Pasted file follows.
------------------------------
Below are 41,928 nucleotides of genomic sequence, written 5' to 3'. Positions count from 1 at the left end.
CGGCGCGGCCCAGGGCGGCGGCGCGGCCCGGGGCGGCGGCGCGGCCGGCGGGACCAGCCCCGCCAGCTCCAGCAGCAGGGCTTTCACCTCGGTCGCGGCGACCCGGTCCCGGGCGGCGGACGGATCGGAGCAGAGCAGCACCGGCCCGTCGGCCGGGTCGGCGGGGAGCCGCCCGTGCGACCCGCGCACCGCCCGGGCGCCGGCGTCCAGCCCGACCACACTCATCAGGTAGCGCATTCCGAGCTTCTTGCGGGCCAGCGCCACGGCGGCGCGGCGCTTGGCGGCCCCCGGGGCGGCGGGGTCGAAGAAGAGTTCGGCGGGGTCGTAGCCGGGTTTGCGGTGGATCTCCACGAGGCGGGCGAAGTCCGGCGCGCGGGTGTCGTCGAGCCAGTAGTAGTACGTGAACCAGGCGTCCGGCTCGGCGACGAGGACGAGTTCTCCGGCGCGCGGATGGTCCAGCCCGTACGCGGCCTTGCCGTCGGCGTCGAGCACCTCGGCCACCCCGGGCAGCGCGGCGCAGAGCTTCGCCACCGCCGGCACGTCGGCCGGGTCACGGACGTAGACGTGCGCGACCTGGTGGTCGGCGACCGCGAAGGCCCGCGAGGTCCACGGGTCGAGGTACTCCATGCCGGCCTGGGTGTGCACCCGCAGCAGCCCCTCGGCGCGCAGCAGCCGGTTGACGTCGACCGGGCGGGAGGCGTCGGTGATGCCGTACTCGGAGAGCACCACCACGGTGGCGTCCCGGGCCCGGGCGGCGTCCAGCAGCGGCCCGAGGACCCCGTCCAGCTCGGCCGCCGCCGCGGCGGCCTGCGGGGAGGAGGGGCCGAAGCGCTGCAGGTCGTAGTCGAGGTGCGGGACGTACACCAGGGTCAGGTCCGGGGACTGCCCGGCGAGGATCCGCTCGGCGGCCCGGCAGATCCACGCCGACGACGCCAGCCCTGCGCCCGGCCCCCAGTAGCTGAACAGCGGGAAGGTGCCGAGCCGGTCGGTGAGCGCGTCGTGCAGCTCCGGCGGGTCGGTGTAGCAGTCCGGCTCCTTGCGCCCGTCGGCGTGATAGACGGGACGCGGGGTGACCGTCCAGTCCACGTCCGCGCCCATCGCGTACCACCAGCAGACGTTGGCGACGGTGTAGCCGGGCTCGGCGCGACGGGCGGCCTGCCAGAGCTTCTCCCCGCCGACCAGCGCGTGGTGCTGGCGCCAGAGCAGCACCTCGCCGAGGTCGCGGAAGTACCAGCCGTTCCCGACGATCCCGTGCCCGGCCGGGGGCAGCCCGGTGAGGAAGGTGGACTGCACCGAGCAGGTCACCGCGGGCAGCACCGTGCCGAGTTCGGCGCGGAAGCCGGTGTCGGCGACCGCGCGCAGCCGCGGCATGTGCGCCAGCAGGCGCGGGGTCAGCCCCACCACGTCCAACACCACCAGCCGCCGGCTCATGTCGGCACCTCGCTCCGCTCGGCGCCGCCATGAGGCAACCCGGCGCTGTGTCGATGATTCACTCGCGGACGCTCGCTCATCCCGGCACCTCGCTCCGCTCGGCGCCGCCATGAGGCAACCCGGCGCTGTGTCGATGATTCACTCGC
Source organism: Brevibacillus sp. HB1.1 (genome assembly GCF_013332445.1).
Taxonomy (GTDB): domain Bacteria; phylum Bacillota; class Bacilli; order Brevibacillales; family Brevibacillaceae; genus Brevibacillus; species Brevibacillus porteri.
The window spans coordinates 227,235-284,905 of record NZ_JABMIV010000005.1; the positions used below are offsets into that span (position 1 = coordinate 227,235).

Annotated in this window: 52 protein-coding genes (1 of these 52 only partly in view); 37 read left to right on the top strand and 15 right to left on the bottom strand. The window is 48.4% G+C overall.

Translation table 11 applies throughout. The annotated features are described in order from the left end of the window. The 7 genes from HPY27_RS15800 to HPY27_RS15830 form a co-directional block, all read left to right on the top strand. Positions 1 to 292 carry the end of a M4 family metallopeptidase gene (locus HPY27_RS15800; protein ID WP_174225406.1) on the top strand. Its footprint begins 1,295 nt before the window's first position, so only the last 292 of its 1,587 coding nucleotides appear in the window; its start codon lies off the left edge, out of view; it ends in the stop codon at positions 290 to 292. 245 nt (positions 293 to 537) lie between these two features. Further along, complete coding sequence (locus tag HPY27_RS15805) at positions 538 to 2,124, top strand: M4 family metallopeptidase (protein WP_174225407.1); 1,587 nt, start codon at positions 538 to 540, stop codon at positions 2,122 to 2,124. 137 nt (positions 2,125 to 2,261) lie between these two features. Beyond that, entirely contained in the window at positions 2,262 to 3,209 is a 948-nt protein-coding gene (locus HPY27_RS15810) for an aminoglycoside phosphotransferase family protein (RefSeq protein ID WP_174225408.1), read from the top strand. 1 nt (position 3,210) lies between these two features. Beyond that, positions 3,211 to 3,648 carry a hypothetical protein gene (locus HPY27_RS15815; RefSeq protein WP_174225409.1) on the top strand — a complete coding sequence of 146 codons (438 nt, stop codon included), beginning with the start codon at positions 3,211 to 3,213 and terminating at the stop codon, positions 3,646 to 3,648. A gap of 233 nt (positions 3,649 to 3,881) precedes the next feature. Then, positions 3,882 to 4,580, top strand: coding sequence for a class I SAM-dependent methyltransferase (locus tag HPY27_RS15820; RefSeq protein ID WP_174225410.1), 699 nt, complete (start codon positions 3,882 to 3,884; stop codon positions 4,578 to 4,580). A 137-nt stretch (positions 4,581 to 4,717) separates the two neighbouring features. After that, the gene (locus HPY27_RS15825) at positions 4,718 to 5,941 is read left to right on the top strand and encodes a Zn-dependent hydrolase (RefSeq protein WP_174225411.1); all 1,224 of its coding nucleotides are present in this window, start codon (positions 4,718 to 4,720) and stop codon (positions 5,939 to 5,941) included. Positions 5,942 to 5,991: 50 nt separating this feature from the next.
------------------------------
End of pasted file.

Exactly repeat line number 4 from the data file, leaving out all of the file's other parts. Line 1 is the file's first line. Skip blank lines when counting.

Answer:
Taxonomy (GTDB): domain Bacteria; phylum Bacillota; class Bacilli; order Brevibacillales; family Brevibacillaceae; genus Brevibacillus; species Brevibacillus porteri.